In the church, young and old belong to each other. In opposition to a world that wants to segregate young and old with individualized marketing, forced retirement, and the mutual dismissiveness and distrust with which generations treat one another, we witness to a different reality. We believe that young and old need one another, that each is less without the other. We believe that our differing experiences of the world better inform our life together and make us better able to live out the gospel of Christ.
     In the church, conservative and liberal belong to each other. We don’t believe the false dichotomy that says the church has to be one or the other, that either label can accurately represent or encapsulate God’s kingdom. We don’t bow to the cultural pressure to demonize the other side. We don’t buy into the message that one or the other is the salvation of the world. We think that both conservative and liberal believers have something to bring to the table, as well as those with no political persuasion at all. We recognize that each helps us as Christ’s body to better understand the problems in our world and act as salt and light 
     In the church, those in the minority and those in the majority belong to each other. Those of us who have advantages in the world based on where we’re born, the color of our skin, our gender, our education, or the money we make recognize those advantages. We see them as resources, blessings from God that can be used on behalf of the church and the world. We use them especially for those who don’t have such advantages, following Jesus’ command to love our neighbors as we love ourselves and the early church’s example of sharing in one another’s suffering.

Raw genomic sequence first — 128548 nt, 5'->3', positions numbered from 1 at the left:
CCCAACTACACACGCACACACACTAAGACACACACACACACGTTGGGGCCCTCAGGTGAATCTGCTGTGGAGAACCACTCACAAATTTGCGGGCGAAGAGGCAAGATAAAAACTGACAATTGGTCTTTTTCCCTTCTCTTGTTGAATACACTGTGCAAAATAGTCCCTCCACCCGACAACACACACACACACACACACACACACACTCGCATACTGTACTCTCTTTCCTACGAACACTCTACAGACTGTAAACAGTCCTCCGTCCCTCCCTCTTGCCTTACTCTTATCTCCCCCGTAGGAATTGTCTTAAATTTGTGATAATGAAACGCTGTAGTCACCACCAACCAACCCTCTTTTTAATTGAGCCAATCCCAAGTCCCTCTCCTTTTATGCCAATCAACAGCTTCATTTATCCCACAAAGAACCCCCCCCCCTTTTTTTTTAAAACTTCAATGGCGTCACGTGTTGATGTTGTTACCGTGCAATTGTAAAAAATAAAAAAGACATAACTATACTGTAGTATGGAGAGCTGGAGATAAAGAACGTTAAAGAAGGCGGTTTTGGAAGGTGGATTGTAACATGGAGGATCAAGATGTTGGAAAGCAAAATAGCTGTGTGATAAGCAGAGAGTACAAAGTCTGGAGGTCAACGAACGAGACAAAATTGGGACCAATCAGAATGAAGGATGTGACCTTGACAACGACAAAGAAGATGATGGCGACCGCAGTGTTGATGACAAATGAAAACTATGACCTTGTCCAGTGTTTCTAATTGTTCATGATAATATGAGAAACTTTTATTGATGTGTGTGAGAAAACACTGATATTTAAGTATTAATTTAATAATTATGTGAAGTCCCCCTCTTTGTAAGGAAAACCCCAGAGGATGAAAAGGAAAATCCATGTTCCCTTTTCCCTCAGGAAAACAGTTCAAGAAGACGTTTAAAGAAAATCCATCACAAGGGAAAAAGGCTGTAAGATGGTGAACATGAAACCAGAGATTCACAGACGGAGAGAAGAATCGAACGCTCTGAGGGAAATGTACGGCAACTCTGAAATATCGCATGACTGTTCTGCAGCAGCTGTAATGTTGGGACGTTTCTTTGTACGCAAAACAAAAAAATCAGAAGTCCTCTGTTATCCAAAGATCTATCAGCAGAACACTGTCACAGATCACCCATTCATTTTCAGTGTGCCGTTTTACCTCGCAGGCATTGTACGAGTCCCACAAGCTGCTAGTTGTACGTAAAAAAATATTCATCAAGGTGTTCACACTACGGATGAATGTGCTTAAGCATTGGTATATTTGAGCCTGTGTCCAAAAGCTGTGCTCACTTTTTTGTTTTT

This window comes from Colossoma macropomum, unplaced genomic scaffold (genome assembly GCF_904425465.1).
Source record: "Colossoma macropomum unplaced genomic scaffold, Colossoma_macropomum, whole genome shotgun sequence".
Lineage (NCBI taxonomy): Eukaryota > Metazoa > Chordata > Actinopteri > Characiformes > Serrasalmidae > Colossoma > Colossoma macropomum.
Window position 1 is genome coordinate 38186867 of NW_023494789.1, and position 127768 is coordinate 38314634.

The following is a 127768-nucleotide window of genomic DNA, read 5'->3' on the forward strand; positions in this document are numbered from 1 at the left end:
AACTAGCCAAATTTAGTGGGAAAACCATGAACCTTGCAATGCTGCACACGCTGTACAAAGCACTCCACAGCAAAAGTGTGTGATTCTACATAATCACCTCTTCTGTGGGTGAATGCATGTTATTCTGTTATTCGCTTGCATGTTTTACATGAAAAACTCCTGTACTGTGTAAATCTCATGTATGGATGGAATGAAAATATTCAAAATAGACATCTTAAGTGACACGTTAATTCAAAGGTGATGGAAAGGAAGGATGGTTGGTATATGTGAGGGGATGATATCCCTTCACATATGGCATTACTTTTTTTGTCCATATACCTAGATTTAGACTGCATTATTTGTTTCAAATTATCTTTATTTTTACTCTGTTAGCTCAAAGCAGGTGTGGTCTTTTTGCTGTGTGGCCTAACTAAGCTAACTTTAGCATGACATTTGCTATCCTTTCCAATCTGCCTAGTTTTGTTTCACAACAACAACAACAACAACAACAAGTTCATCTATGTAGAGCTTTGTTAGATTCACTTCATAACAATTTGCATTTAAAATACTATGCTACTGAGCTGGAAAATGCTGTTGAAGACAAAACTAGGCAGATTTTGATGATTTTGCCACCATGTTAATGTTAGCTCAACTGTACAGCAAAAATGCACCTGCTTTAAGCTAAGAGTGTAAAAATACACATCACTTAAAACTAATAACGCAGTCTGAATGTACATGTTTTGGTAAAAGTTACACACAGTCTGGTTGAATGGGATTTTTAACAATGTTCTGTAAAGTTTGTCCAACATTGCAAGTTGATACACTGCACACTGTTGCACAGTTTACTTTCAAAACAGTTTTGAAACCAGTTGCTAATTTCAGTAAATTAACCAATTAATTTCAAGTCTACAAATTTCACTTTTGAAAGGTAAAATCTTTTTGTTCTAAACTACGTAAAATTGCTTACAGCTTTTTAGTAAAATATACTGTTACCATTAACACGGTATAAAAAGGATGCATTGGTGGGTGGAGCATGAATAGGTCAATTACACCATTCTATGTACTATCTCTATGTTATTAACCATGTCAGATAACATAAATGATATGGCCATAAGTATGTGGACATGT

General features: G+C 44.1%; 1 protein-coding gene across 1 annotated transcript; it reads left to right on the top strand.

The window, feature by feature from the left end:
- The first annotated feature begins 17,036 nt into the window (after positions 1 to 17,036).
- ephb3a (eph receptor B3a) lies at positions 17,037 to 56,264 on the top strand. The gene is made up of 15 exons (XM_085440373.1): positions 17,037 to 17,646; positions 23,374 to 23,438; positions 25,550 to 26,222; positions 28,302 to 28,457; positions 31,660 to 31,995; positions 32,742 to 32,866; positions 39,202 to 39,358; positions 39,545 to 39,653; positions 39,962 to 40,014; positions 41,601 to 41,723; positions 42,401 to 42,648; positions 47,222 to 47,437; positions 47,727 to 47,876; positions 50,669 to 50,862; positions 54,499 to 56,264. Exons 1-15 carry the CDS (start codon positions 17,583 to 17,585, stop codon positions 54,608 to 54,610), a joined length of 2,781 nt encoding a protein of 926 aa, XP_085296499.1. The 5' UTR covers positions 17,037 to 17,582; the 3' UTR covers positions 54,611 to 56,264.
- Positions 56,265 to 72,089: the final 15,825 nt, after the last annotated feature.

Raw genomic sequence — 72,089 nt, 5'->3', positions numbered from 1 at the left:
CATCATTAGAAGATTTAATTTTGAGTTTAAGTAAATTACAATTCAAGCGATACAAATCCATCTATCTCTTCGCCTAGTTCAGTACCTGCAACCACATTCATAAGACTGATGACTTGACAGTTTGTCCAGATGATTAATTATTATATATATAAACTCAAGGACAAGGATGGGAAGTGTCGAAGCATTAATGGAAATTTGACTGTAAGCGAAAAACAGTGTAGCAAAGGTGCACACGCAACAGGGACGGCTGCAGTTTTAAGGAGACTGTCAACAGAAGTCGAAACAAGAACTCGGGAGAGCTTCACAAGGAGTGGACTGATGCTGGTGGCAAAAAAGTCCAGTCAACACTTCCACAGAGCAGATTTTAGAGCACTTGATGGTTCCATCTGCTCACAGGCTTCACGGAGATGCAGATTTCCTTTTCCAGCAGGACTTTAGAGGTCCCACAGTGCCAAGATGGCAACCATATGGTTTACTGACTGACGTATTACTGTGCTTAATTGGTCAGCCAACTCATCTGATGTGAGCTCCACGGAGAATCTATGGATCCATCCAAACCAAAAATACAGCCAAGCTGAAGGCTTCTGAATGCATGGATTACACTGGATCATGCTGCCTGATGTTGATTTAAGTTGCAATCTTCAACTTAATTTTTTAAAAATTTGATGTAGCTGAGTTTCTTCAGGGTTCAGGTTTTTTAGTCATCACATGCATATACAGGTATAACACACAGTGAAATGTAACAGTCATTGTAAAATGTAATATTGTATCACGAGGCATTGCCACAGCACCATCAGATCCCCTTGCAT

We don’t leave when we get frustrated or discouraged. We don’t let “issues” separate us. We talk out disagreements, listen to each other, and try to understand. When we can’t agree, we go forward anyway as parts of the same body.
     It’s hard to commit to this way of thinking about one another when there are many other churches in close proximity to you. That, I suppose, is the reality my friend is running into. He’ll be a blessing, I’m sure, in whatever church he decides to attend next. I can’t help but think, though, of those believers he chose to walk away from. In what ways is that body less now because he chose not to belong?

     May we choose to belong, really belong, to the churches we’re a part of. Not as subscribers, consumers, or investors, but as indispensable parts of the body of Christ in those places.